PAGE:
Sunday, June 28, 2015

Andrew Roe

Andrew Roe is the author of The Miracle Girl.

From his Q & A with Caroline Leavitt:

What sparked this novel? I always believe there is a question that is haunting the author and the writing is the salve.

I love that phrase: “a question that is haunting the author and the writing is the salve.” I’m going to regularly quote that, if it’s OK with you. And I totally agree!

The question that haunted me for this book was the question of belief, the mystery of belief—and not just religious but also secular belief. As someone who’s not religious, I do appreciate how faith draws people in and serves as such a foundation for their lives, particularly when confronted with death, illness, life challenges, and so on. So I suppose there’s a bit of me going against that old writing chestnut of “Write what you know” and instead choosing to “Write what you don’t know.”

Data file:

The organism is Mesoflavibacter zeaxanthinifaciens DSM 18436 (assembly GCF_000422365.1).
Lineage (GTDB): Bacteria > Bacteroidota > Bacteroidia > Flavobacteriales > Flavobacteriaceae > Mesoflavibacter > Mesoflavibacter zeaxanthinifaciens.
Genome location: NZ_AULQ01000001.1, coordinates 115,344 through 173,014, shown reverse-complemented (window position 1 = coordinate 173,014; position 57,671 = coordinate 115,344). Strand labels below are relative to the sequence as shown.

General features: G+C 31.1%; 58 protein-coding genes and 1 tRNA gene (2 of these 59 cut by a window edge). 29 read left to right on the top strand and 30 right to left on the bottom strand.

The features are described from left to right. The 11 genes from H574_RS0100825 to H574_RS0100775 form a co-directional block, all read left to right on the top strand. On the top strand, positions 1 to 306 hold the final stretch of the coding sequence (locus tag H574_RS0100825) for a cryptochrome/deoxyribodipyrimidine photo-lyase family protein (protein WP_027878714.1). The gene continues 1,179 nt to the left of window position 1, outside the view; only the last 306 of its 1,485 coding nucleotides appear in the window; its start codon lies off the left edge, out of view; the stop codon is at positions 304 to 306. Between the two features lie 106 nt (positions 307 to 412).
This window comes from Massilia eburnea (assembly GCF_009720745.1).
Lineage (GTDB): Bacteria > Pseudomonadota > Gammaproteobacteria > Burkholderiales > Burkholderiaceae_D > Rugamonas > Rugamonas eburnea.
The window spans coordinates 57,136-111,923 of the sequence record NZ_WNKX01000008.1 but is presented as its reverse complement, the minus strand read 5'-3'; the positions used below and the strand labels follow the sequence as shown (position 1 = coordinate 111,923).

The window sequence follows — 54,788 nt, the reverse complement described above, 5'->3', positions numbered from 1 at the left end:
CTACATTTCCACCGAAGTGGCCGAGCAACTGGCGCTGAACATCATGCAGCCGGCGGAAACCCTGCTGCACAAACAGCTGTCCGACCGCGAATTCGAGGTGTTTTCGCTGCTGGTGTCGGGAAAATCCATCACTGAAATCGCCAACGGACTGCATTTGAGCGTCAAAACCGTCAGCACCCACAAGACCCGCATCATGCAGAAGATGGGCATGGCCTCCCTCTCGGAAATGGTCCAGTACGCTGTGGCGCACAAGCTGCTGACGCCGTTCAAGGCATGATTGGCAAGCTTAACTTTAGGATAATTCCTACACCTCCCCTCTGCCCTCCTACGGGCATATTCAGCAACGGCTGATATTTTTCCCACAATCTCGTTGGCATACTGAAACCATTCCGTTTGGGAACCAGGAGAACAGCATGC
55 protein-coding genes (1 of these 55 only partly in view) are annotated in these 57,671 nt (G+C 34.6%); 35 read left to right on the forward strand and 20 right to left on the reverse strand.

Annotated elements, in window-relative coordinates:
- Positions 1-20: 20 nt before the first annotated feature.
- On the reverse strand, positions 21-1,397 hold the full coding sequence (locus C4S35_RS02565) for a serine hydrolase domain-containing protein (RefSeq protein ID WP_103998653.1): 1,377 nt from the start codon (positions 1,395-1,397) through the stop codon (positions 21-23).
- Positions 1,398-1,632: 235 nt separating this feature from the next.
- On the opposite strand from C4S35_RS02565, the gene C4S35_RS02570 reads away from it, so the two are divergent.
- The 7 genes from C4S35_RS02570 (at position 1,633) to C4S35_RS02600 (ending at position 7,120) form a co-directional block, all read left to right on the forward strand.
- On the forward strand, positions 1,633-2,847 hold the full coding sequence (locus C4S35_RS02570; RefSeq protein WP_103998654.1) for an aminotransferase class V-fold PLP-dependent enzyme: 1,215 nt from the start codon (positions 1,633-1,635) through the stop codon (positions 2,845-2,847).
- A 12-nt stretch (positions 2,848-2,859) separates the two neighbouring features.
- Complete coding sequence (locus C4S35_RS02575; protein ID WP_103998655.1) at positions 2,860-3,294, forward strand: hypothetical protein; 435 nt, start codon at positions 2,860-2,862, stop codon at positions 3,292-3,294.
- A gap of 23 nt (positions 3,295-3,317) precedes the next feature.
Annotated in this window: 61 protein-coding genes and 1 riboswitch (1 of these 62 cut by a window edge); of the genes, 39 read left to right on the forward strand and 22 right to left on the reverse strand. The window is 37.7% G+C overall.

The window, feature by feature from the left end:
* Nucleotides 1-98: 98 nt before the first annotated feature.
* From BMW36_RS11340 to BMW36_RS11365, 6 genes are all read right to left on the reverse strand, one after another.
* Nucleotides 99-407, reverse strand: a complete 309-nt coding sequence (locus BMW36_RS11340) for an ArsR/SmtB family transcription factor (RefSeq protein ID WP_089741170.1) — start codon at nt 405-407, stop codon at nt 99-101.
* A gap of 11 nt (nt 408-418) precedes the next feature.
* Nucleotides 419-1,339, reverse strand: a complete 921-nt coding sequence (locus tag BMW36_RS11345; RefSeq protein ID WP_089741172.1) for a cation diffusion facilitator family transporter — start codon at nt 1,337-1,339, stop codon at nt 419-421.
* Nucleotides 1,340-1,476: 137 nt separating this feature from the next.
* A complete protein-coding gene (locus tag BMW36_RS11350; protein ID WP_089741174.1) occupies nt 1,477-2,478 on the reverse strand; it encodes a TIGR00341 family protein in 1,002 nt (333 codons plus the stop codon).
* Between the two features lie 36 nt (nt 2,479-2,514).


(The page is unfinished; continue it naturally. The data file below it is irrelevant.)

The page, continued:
So much of this exquisite novel is about what we believe, what we want to believe, what we need to believe—and why. Why do you think a miracle has so much power?

For me, the book has two types of miracles: the divine, otherworldly kind (which, of course, can never be proven), and the day-to-day, more commonplace kind (which can be verified). Both are powerful, but we might tend to not appreciate the daily miraculous nature in our lives—things like forgiving a parent or spouse, raising a child, or simply being fully present in our lives.

As for the divine kind, I think there’s a hunger, a thirst for these things to be true. But there’s never...[read on]
--Marshal Zeringue